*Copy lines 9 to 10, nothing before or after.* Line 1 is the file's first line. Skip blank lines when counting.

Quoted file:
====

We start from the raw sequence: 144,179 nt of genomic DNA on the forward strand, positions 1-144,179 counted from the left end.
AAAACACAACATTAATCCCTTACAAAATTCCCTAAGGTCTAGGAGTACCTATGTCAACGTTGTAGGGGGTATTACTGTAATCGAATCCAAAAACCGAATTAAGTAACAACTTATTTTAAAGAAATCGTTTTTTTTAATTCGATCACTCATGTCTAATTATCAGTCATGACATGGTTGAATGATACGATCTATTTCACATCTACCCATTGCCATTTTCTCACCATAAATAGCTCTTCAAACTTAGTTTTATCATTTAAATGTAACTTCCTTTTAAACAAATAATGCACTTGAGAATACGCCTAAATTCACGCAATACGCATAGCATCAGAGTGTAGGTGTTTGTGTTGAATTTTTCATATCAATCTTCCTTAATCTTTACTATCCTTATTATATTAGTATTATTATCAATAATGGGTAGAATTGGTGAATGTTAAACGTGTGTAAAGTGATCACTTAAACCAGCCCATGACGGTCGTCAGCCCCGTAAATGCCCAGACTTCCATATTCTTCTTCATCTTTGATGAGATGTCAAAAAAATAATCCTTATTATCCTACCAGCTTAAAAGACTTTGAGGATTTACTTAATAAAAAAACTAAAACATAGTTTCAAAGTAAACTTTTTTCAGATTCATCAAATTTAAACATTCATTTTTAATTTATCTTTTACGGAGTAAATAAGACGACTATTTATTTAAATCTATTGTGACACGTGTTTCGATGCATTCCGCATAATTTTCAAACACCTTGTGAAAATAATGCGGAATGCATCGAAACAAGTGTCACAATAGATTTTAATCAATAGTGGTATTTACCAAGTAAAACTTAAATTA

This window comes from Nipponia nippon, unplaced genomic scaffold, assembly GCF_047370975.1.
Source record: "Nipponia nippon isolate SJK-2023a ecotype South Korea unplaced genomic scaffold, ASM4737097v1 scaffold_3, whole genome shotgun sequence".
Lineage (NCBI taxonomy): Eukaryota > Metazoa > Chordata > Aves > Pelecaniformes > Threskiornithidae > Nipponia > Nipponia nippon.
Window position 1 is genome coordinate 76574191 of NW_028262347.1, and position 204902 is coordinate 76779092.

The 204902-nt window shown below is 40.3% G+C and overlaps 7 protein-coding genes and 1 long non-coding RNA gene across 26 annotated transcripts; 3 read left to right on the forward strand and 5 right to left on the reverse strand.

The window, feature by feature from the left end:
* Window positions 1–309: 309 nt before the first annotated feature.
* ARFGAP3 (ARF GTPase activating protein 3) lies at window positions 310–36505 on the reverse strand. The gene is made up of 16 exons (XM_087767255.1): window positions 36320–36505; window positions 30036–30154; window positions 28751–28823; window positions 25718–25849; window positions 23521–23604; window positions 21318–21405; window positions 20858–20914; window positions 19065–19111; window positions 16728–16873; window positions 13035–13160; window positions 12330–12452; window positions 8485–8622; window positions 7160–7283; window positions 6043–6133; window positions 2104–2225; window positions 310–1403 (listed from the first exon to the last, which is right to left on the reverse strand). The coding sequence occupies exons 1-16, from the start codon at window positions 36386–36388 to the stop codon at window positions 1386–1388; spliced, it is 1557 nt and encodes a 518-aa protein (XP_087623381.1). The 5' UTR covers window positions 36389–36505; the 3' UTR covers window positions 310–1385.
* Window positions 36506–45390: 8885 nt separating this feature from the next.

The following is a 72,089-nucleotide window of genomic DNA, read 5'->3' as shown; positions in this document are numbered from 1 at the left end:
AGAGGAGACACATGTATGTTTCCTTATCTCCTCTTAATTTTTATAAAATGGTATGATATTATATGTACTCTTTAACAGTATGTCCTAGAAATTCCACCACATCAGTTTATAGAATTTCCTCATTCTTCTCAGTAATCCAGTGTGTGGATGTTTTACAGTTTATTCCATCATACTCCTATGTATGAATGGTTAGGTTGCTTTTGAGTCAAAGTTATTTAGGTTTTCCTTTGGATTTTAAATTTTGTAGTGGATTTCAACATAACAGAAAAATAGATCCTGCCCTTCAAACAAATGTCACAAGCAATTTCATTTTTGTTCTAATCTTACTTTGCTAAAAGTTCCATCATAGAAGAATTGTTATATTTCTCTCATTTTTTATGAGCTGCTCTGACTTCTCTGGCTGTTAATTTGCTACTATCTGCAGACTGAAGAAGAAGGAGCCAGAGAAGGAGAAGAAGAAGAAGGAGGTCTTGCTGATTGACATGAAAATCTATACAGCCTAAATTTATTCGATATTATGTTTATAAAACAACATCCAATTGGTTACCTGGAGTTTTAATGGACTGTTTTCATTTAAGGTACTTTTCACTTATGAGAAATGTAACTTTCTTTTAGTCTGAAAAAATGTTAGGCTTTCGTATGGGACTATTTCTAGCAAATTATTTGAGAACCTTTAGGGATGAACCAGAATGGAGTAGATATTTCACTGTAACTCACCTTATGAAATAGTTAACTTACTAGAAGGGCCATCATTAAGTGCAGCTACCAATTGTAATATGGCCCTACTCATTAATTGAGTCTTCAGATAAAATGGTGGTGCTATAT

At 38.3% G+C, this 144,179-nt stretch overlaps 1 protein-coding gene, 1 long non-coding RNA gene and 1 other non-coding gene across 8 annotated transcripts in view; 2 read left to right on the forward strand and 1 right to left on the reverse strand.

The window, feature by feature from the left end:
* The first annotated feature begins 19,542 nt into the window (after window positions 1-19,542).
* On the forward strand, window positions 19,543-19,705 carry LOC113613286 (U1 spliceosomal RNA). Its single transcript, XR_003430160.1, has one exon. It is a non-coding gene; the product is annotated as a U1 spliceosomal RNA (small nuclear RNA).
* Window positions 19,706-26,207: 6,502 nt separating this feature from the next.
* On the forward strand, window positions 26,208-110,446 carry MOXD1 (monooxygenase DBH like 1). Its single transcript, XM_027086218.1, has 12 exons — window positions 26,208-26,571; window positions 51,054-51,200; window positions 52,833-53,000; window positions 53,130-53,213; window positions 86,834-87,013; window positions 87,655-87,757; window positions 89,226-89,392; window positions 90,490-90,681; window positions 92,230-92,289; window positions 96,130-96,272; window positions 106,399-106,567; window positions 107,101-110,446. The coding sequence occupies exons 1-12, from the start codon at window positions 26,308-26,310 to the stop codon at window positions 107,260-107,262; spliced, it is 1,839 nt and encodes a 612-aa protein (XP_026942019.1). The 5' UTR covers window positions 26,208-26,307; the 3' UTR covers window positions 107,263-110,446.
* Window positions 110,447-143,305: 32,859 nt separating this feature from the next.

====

* Window positions 1–309: 309 nt before the first annotated feature.
* ARFGAP3 (ARF GTPase activating protein 3) lies at window positions 310–36505 on the reverse strand. The gene is made up of 16 exons (XM_087767255.1): window positions 36320–36505; window positions 30036–30154; window positions 28751–28823; window positions 25718–25849; window positions 23521–23604; window positions 21318–21405; window positions 20858–20914; window positions 19065–19111; window positions 16728–16873; window positions 13035–13160; window positions 12330–12452; window positions 8485–8622; window positions 7160–7283; window positions 6043–6133; window positions 2104–2225; window positions 310–1403 (listed from the first exon to the last, which is right to left on the reverse strand). The coding sequence occupies exons 1-16, from the start codon at window positions 36386–36388 to the stop codon at window positions 1386–1388; spliced, it is 1557 nt and encodes a 518-aa protein (XP_087623381.1). The 5' UTR covers window positions 36389–36505; the 3' UTR covers window positions 310–1385.